We constantly open up clients previously framed artwork and see the work that has been done previously. Sometimes it’s good work, but a lot of the times it is not well done. Today Ian opened up a clients artwork and we wanted to share some information we thought was important about the quality of materials used in custom framing, what to look for and what to avoid.

“Hello, this is Ian at Heritage Art Galleries I just wanted to share with you guys something that we see on the a daily basis as a custom framer. So I had already opened one of this so that is kind of why I am opening another one. We have a piece of artwork here from a client of ours. This is a numbered piece which means there are only a certain amount of them, so this is one there’s 50, and this is 14/50 hand signed by the artist. So this one our client most likely purchased from the artist directly (which we asked her later and she did buy it framed directly from the artist.) And just to share with you guys framing we see from other companies on a daily basis that a lot of times we end up fixing.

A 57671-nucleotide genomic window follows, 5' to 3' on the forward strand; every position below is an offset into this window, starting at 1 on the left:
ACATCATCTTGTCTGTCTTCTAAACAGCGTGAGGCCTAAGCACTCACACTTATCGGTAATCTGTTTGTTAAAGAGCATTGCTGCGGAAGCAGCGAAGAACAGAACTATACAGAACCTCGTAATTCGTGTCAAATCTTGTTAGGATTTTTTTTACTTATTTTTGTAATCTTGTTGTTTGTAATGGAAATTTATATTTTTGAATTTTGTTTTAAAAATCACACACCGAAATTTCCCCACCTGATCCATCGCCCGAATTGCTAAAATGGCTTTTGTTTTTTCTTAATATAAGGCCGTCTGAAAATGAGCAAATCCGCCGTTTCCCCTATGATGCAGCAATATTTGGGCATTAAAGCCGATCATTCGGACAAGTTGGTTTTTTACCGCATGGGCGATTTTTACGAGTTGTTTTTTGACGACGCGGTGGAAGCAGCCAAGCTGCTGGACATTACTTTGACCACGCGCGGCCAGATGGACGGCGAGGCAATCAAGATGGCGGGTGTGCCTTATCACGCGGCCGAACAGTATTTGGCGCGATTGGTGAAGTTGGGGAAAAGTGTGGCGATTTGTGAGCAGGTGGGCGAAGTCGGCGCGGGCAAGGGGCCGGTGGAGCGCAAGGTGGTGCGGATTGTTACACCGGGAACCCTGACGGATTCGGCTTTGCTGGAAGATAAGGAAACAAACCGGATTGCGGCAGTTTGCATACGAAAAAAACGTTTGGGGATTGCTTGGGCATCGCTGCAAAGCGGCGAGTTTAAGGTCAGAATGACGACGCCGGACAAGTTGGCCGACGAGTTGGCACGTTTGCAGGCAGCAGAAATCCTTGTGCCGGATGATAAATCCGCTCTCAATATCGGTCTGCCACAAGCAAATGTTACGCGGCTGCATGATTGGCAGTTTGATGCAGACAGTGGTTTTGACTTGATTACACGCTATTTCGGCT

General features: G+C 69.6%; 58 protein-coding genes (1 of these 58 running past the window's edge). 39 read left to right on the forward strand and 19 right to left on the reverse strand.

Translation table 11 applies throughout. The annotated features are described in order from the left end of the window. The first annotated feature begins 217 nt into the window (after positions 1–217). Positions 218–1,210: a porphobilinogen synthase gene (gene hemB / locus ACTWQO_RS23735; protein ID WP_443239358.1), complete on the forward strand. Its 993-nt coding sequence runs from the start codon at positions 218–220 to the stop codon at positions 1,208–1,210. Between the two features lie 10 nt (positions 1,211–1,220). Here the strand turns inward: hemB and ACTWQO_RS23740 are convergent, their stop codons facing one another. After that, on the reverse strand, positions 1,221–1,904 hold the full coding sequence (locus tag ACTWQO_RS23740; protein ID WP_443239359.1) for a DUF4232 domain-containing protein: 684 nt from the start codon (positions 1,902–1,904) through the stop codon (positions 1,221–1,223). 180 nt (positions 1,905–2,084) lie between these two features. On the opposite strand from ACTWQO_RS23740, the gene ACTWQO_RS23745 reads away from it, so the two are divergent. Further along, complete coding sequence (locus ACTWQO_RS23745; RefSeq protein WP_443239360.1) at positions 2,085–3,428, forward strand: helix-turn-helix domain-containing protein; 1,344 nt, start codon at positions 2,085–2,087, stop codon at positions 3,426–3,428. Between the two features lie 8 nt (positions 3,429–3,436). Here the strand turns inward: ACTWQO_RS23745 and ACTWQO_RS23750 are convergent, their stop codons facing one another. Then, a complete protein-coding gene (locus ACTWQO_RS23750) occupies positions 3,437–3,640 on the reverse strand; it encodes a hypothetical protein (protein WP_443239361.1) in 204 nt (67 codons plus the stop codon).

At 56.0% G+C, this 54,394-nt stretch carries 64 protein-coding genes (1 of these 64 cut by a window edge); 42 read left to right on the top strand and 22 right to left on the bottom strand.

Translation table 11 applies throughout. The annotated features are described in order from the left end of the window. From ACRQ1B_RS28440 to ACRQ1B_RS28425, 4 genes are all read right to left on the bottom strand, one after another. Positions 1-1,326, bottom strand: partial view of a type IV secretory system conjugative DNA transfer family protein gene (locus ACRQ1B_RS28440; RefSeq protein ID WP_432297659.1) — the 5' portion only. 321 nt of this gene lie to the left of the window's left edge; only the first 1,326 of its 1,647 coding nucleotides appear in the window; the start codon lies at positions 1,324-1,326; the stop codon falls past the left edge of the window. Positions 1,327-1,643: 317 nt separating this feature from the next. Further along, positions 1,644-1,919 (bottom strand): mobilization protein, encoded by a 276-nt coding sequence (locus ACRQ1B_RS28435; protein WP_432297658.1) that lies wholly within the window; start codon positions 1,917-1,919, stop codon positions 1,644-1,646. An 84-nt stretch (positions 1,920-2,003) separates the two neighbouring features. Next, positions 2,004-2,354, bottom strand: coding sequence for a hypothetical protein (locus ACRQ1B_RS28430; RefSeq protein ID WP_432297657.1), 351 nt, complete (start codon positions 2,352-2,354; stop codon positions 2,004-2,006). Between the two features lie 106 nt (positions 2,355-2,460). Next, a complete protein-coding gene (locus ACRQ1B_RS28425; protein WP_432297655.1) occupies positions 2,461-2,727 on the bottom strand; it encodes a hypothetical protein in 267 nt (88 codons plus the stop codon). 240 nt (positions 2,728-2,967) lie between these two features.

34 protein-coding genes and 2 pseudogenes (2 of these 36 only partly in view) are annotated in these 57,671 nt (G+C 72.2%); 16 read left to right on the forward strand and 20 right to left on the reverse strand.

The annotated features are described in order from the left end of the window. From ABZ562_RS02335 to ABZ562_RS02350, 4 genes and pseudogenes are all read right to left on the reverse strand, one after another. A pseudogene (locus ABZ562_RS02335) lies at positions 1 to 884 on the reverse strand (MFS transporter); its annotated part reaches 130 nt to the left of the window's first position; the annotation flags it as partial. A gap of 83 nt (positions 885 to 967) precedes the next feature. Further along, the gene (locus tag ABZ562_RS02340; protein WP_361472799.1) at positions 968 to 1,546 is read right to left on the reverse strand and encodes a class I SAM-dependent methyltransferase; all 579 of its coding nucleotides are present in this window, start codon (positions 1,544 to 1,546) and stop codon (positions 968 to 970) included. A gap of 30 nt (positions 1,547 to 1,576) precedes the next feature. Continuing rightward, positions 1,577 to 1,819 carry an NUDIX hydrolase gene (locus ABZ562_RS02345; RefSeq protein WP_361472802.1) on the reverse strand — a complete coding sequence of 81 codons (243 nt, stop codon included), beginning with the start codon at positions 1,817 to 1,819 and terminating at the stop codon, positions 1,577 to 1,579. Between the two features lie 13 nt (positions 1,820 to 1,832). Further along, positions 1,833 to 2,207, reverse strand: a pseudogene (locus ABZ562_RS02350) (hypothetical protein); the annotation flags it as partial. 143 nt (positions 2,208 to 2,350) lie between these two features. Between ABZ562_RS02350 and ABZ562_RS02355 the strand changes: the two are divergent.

So with framing materials there’s two primary categories for matboards which is this big white board on the outside kind of boarding the frame and the artwork itself. So there’s “acid free” and there’s decorative, decorative is a wood pulp based material. Wood pulp has an acidic nature to it, which usually doesn’t mean anything in a day to day life but when you put an acidic surface in contact with art, especially art you personally find valuable either monetarily or emotionally. When you keep that acidic surface in contact with the artwork for 3 years, 5 years, 10 years then it starts to cause damage to the artwork. So it starts to cause the artwork to turn yellow, the paper that was kind of white or off white is more yellow/orange depending on how long it’s been in contact. So anyways this is what i wanted to show you guys, this mat is a decorative or acidic mat and you’re going to say well Ian you’re a custom framer, I don’t know these things.. how do I tell? So I don’t know if I can get this… because of the lights. So there’s a bevel on the board and if the bevel is kind of yellow.. like really yellow or orange then that is a paper or decorative mat. So anyways what I wanted to show you guys is usually when we put together a frame, we just hinge with a linen or rice paper hinge and a releasable water soluble glue, archival, ph neutral, acid free. But a lot of shops… or shops that were in the past, the 70’s 80’s 90’s, shops would glue your artwork would glue your artwork down to the backing board. So the glues often times are also acidic and you can hear the glue cracking. I don’t know if this was done by another shop, there’s no tag on it. The frame looks like it came from a department store so maybe it was something that someone did at home but you can hear the glue on the back of the artwork. The glues been there long enough and it’s not a good quality glue that now it’s dried up and it’s crumbling and falling apart. That’s why I am able to sort of lightly do this (remove it.) Let’s see if we can show this to you. Ok, yeah. So all of that yellow spotting is where the glue touched the paper and now that’s permanent and so ok maybe this artwork is not worth a thousand dollars or ten thousand dollars but if that’s the kind of a job that somebody does…. and you see this is all the glue that’s on the backing, there you go that’s better… if that’s the somebody does then that’s the kind of job they’re doing all the time. So, let’s see, I don’t have a knife on me. So this is the kind of thing we fix on a daily basis, people bring in their artwork it’s been mishandled it’s been put in contact with acidic materials and a lot of times the client will tell me “the framer told me that this was going to be an acid free packaging and acid free frame” and it’s not always the case. But anyways, I just wanted to share with you guys ‘that’ something we do on a daily basis, we reframe peoples artwork. If you see something on your wall and you see that the core is kind of orange and it’s monetarily or emotionally valuable to you then you might consider bringing it in, we could change the matboard which is not expensive, a matboard is $20 and a new backing is $5 and that’s it. So anyways, that’s all for now, take care! Bye.”